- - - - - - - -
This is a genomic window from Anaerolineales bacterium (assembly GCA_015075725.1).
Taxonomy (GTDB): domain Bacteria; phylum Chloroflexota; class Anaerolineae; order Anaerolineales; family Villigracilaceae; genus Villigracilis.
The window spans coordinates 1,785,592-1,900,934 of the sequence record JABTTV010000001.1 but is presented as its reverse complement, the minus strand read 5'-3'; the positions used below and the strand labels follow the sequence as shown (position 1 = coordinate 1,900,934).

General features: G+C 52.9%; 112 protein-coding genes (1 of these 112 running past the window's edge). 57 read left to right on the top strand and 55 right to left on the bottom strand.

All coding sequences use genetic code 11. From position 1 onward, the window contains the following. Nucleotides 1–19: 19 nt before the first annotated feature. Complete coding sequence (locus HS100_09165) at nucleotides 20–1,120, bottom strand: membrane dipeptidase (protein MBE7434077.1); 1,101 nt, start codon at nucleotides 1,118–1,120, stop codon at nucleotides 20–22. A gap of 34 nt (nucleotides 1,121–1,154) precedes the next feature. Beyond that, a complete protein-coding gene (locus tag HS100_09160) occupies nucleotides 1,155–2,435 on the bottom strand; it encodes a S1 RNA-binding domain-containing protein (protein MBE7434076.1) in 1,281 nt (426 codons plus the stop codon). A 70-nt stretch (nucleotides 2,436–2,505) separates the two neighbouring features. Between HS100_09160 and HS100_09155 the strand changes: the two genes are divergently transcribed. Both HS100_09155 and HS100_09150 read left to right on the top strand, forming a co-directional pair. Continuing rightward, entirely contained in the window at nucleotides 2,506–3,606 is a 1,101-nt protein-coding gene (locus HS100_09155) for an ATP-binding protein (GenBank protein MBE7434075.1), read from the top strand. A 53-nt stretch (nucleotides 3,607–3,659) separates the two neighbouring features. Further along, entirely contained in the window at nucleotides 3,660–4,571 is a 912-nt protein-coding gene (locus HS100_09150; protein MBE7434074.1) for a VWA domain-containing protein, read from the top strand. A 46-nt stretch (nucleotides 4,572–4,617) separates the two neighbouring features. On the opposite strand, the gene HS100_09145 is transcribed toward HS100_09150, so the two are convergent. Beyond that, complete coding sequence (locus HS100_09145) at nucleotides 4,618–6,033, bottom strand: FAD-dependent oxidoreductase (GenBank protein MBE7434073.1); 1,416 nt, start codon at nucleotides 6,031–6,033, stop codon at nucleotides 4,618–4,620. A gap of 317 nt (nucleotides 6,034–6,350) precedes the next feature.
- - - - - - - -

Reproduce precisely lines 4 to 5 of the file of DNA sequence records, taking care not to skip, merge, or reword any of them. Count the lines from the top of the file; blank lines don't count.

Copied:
General features: G+C 52.9%; 112 protein-coding genes (1 of these 112 running past the window's edge). 57 read left to right on the top strand and 55 right to left on the bottom strand.

All coding sequences use genetic code 11. From position 1 onward, the window contains the following. Nucleotides 1–19: 19 nt before the first annotated feature. Complete coding sequence (locus HS100_09165) at nucleotides 20–1,120, bottom strand: membrane dipeptidase (protein MBE7434077.1); 1,101 nt, start codon at nucleotides 1,118–1,120, stop codon at nucleotides 20–22. A gap of 34 nt (nucleotides 1,121–1,154) precedes the next feature. Beyond that, a complete protein-coding gene (locus tag HS100_09160) occupies nucleotides 1,155–2,435 on the bottom strand; it encodes a S1 RNA-binding domain-containing protein (protein MBE7434076.1) in 1,281 nt (426 codons plus the stop codon). A 70-nt stretch (nucleotides 2,436–2,505) separates the two neighbouring features. Between HS100_09160 and HS100_09155 the strand changes: the two genes are divergently transcribed. Both HS100_09155 and HS100_09150 read left to right on the top strand, forming a co-directional pair. Continuing rightward, entirely contained in the window at nucleotides 2,506–3,606 is a 1,101-nt protein-coding gene (locus HS100_09155) for an ATP-binding protein (GenBank protein MBE7434075.1), read from the top strand. A 53-nt stretch (nucleotides 3,607–3,659) separates the two neighbouring features. Further along, entirely contained in the window at nucleotides 3,660–4,571 is a 912-nt protein-coding gene (locus HS100_09150; protein MBE7434074.1) for a VWA domain-containing protein, read from the top strand. A 46-nt stretch (nucleotides 4,572–4,617) separates the two neighbouring features. On the opposite strand, the gene HS100_09145 is transcribed toward HS100_09150, so the two are convergent. Beyond that, complete coding sequence (locus HS100_09145) at nucleotides 4,618–6,033, bottom strand: FAD-dependent oxidoreductase (GenBank protein MBE7434073.1); 1,416 nt, start codon at nucleotides 6,031–6,033, stop codon at nucleotides 4,618–4,620. A gap of 317 nt (nucleotides 6,034–6,350) precedes the next feature.